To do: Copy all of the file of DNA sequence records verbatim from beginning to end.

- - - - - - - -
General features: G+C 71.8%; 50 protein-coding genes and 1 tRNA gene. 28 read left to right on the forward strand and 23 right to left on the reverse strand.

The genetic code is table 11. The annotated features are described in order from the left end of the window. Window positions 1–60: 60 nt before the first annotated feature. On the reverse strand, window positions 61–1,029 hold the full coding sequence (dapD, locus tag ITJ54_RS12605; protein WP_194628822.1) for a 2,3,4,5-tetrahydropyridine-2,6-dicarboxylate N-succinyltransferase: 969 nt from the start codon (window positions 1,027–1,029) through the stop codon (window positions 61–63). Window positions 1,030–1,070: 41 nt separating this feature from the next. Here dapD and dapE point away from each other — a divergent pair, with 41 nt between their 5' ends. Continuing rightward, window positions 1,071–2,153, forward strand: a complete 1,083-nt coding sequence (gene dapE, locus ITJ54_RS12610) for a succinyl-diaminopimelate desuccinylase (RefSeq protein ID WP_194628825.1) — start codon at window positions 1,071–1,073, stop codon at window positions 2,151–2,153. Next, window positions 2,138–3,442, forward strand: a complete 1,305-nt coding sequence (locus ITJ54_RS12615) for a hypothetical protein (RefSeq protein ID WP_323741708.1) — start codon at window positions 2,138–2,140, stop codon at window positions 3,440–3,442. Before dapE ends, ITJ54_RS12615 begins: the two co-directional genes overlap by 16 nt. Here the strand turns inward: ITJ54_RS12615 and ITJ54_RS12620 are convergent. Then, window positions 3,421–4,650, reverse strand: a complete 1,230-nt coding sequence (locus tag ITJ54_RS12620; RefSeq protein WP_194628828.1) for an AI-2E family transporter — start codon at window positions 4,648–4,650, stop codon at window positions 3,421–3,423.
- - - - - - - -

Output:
General features: G+C 71.8%; 50 protein-coding genes and 1 tRNA gene. 28 read left to right on the forward strand and 23 right to left on the reverse strand.

The genetic code is table 11. The annotated features are described in order from the left end of the window. Window positions 1–60: 60 nt before the first annotated feature. On the reverse strand, window positions 61–1,029 hold the full coding sequence (dapD, locus tag ITJ54_RS12605; protein WP_194628822.1) for a 2,3,4,5-tetrahydropyridine-2,6-dicarboxylate N-succinyltransferase: 969 nt from the start codon (window positions 1,027–1,029) through the stop codon (window positions 61–63). Window positions 1,030–1,070: 41 nt separating this feature from the next. Here dapD and dapE point away from each other — a divergent pair, with 41 nt between their 5' ends. Continuing rightward, window positions 1,071–2,153, forward strand: a complete 1,083-nt coding sequence (gene dapE, locus ITJ54_RS12610) for a succinyl-diaminopimelate desuccinylase (RefSeq protein ID WP_194628825.1) — start codon at window positions 1,071–1,073, stop codon at window positions 2,151–2,153. Next, window positions 2,138–3,442, forward strand: a complete 1,305-nt coding sequence (locus ITJ54_RS12615) for a hypothetical protein (RefSeq protein ID WP_323741708.1) — start codon at window positions 2,138–2,140, stop codon at window positions 3,440–3,442. Before dapE ends, ITJ54_RS12615 begins: the two co-directional genes overlap by 16 nt. Here the strand turns inward: ITJ54_RS12615 and ITJ54_RS12620 are convergent. Then, window positions 3,421–4,650, reverse strand: a complete 1,230-nt coding sequence (locus tag ITJ54_RS12620; RefSeq protein WP_194628828.1) for an AI-2E family transporter — start codon at window positions 4,648–4,650, stop codon at window positions 3,421–3,423.